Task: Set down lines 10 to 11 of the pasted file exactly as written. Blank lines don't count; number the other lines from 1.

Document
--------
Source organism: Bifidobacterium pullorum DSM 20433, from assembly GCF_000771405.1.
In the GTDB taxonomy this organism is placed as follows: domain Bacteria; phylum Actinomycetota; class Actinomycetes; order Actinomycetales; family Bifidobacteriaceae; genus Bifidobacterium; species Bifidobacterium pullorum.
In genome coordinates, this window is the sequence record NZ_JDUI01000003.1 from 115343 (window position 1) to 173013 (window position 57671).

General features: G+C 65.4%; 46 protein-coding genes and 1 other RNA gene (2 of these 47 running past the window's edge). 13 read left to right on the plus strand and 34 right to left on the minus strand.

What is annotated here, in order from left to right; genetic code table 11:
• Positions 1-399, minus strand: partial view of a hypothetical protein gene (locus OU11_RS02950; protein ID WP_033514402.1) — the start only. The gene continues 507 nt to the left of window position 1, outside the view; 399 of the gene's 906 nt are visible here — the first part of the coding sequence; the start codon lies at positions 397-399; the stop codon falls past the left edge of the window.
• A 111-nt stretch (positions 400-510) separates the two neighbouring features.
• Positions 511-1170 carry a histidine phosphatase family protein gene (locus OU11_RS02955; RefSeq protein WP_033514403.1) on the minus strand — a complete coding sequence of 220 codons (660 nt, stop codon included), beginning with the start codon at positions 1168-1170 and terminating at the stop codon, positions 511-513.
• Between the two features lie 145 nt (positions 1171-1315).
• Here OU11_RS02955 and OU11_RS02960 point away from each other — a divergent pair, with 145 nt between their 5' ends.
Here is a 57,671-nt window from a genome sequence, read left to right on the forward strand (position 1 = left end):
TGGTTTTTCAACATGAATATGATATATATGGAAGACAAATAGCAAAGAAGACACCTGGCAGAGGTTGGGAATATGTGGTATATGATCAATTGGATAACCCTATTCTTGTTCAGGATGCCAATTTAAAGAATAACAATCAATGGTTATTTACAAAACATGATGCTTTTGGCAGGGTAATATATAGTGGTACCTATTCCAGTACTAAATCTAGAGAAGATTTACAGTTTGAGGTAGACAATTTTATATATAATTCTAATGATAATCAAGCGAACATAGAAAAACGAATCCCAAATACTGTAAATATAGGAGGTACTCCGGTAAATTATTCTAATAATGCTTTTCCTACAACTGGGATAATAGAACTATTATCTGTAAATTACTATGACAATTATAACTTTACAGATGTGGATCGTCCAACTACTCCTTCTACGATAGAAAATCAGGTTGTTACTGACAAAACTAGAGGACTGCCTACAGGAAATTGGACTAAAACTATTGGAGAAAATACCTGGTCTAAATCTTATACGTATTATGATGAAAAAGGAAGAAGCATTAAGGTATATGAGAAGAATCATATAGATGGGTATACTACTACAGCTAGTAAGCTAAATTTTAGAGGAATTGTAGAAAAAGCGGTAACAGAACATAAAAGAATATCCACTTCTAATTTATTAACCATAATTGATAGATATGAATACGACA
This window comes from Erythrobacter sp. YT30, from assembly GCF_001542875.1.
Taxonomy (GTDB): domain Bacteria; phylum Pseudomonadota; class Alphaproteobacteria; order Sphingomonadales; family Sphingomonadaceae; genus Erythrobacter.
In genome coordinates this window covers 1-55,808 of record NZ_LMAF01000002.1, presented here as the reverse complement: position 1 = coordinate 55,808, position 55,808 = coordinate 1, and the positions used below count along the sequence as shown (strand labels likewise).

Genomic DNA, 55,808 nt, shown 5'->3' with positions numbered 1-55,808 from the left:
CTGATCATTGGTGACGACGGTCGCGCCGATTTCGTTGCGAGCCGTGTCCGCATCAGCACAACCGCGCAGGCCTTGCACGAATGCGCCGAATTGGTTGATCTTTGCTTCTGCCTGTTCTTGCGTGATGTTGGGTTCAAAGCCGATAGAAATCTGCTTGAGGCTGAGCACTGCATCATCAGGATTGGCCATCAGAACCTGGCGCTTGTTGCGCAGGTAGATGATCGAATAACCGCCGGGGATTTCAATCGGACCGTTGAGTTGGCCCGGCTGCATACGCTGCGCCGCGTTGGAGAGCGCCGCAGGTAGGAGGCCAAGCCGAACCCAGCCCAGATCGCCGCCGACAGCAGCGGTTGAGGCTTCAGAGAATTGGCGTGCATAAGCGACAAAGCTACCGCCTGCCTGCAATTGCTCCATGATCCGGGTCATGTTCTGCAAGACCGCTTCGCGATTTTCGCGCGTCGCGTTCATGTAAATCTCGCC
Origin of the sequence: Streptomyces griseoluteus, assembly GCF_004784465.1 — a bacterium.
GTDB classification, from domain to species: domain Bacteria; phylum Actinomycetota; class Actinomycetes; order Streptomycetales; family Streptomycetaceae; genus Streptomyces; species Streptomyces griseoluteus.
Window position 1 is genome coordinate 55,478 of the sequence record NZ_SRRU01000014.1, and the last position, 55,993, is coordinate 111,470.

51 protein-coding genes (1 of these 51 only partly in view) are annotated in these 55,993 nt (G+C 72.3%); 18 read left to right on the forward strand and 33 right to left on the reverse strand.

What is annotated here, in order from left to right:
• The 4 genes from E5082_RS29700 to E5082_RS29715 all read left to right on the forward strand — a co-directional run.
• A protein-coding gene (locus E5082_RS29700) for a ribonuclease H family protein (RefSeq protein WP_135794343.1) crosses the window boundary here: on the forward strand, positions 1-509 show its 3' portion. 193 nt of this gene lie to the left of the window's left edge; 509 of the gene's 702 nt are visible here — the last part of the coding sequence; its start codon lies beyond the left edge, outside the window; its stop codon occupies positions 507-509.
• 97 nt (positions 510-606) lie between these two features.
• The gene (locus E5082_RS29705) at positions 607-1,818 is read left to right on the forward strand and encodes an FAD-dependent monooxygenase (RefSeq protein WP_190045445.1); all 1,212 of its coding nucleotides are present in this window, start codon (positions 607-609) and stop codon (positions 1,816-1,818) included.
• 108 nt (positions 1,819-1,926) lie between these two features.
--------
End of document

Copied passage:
• Here OU11_RS02955 and OU11_RS02960 point away from each other — a divergent pair, with 145 nt between their 5' ends.
Here is a 57,671-nt window from a genome sequence, read left to right on the forward strand (position 1 = left end):